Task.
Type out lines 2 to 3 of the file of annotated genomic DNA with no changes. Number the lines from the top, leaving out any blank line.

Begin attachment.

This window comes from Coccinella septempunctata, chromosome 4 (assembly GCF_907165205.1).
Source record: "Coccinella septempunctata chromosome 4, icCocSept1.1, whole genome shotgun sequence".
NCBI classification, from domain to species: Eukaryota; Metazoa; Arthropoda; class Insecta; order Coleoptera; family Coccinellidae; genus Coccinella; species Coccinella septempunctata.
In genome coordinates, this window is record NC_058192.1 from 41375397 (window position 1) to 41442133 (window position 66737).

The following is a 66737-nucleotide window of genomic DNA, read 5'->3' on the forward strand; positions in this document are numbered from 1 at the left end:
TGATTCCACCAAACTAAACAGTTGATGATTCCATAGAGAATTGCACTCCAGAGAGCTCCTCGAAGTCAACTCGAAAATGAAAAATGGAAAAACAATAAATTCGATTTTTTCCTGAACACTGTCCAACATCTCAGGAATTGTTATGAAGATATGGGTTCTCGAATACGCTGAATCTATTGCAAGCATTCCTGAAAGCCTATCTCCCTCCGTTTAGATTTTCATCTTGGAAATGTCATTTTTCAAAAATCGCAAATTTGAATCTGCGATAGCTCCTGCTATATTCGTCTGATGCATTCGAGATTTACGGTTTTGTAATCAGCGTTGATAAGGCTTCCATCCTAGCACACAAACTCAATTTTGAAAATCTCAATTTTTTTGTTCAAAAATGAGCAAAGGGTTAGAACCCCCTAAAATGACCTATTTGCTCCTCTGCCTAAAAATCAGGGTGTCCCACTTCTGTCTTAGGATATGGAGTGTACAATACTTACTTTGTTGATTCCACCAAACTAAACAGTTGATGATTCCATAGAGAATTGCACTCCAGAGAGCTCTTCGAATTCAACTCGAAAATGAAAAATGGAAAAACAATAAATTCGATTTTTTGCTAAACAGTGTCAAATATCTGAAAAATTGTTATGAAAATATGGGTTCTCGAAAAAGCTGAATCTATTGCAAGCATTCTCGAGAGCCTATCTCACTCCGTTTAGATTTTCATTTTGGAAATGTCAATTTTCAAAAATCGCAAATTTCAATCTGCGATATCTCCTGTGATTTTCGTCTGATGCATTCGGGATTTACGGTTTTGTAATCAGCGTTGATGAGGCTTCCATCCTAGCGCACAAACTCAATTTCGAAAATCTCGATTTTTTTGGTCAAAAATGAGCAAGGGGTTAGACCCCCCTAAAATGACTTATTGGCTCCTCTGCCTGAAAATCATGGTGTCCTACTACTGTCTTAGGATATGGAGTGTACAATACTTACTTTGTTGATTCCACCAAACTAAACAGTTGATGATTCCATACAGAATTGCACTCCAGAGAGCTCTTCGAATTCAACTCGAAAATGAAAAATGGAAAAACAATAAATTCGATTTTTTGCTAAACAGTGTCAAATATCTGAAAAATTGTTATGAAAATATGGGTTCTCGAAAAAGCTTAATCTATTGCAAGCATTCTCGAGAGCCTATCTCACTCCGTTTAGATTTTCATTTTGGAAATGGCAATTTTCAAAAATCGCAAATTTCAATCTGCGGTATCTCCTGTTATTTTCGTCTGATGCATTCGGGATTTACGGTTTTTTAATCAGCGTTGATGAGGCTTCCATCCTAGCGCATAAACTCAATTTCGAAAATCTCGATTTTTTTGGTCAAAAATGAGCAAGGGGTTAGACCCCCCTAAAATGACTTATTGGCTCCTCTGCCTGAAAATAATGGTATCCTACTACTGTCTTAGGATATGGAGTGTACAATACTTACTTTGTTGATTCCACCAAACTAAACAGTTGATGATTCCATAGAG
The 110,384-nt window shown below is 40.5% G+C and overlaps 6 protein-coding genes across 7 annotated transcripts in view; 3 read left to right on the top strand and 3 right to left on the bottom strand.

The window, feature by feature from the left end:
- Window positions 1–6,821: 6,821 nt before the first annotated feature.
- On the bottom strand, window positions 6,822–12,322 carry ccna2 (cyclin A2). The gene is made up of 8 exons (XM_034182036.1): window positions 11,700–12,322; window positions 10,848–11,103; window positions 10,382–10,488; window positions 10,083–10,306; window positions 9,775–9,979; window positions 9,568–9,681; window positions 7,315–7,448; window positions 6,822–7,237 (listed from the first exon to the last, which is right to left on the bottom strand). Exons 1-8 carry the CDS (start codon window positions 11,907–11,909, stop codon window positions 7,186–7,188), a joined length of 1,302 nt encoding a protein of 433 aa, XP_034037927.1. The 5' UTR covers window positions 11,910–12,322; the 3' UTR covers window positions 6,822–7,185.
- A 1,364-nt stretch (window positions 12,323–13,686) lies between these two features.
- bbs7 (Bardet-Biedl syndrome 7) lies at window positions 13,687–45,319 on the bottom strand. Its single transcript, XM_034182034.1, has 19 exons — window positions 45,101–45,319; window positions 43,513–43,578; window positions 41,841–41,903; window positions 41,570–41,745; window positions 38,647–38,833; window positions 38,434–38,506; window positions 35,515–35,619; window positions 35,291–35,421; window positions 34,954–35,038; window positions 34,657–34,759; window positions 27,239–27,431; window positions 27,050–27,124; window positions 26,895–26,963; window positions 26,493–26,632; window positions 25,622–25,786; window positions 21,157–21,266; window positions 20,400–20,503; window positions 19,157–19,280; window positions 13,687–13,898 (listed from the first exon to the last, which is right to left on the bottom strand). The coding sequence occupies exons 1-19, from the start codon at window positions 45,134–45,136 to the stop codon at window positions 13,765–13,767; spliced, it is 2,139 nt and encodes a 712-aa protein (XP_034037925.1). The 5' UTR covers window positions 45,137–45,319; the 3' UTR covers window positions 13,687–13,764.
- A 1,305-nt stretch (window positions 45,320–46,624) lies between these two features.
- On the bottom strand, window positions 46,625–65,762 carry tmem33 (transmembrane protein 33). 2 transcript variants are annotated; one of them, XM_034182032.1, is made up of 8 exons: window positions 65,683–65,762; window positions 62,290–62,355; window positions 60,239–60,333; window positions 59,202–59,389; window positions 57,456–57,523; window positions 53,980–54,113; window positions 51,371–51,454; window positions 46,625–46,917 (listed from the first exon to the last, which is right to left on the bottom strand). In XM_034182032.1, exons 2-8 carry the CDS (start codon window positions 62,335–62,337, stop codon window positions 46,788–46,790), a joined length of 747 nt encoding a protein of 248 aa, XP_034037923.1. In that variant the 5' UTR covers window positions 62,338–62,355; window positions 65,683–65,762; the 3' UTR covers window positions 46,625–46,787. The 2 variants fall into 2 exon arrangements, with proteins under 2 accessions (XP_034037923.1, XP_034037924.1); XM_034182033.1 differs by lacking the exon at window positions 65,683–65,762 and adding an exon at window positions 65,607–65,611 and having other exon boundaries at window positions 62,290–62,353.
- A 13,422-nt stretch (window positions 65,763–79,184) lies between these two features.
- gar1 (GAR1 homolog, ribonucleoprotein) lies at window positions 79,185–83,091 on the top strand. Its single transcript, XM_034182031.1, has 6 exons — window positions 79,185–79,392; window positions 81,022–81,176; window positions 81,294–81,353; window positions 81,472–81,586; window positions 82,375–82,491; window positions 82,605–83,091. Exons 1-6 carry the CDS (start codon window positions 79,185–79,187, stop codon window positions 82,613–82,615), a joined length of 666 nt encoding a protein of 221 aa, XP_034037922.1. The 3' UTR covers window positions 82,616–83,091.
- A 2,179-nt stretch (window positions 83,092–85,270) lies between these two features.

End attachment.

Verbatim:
Source record: "Coccinella septempunctata chromosome 4, icCocSept1.1, whole genome shotgun sequence".
NCBI classification, from domain to species: Eukaryota; Metazoa; Arthropoda; class Insecta; order Coleoptera; family Coccinellidae; genus Coccinella; species Coccinella septempunctata.